A beam tetrode or pentode, such as the 5763 or 12BY7 type, can provide a power gain of about 13 to 20dB if correctly designed. This means the driving source needs to supply very little power, simply enough voltage swing on the control grid. This type of amplifier was commonly used in the hybrid HF transceivers in earlier days, where the low power stages were solid-state and the driver and PA were valves. The output can be coupled via a low value capacitor directly to the grids of the PA valves.
The necessary grid bias can be conveniently obtained with a cathode resistor well decoupled to RF with short leads so the series inductance is minimal. In some cases it is better to directly ground the cathode and supply the grid via a negative bias supply adjusted to suit the required idle anode current. The biasing point can be ascertained from the manufacturer’s data sheet, if not quoted in an example circuit, by examining the constant current curves to find the optimum value.
For the 12BY7A the manufacturer’s recommended operating conditions are:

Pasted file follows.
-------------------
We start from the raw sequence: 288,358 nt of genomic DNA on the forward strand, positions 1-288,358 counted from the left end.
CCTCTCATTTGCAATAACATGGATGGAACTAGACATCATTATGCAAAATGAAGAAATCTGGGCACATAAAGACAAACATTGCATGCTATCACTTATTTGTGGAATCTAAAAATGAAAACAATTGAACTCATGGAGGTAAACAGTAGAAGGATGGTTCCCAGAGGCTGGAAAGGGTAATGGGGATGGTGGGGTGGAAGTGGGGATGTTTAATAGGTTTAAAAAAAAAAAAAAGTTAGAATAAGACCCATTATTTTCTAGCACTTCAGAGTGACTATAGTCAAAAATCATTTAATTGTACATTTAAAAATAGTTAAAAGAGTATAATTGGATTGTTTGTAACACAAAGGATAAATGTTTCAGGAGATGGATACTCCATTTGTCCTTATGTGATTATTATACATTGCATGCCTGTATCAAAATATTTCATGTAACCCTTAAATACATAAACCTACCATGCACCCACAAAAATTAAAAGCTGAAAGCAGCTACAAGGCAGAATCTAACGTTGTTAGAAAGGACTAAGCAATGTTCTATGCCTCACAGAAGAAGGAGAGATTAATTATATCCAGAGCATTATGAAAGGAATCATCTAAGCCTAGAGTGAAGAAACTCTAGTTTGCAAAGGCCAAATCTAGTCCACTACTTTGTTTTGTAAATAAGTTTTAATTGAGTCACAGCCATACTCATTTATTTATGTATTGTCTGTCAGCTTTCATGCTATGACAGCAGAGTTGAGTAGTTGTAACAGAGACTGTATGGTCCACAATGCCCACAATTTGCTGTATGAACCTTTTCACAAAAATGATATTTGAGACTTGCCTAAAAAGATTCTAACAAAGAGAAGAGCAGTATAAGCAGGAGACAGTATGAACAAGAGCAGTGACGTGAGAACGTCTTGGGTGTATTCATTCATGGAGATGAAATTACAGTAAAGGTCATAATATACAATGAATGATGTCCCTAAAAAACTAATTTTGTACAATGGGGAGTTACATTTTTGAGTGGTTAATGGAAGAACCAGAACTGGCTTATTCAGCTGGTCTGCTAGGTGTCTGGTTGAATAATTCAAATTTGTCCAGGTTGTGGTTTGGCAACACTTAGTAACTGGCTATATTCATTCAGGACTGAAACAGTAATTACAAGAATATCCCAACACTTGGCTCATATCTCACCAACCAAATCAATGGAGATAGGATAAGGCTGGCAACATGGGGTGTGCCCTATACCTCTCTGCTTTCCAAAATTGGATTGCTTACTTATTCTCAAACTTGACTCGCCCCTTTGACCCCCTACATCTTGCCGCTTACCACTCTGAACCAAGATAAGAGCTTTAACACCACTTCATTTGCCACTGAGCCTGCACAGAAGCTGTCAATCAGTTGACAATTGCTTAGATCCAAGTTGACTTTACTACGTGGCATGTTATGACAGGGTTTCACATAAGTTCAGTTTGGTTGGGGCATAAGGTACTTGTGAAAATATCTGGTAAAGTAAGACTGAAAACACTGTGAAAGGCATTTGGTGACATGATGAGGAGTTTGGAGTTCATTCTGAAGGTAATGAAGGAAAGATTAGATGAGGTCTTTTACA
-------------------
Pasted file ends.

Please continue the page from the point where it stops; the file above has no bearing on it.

Va = 250V
Vg2 = 180V
Ia = 26mA
Rk = 100Ω
This ensures the valve does not exceed the 6.5W anode dissipation rating.
- 1. Notes on Terminology
- 2. Safety When Working with Valves
- 3. 1: Introduction
- 4. 2: Basic Valve Theory
- 5. 3: Working with Valve Characteristic Curves
- 6. 4: The Class A Amplifier
- 7. 5: Operating Modes
- 8. 6: Causes of Distortion
- 9. 7: Measuring Amplifier Linearity
- 10. 8: Designing an Anode Tank Circuit
- 11. 9: Grounded Cathode Linear Amplifiers
- 12. 10: The Grounded Grid Amplifier
- 13. 11: Power Supply Design
- 14. 12: Protection Circuitry
- 15. 13: Liquid Cooling the Eimac 4CX250 Valves
- 16. 14: Purchasing an Amplifier
- 17. 15: Notes on RF Linear Amplifier Operation
- 18. 16: VHF RF Power Amplifiers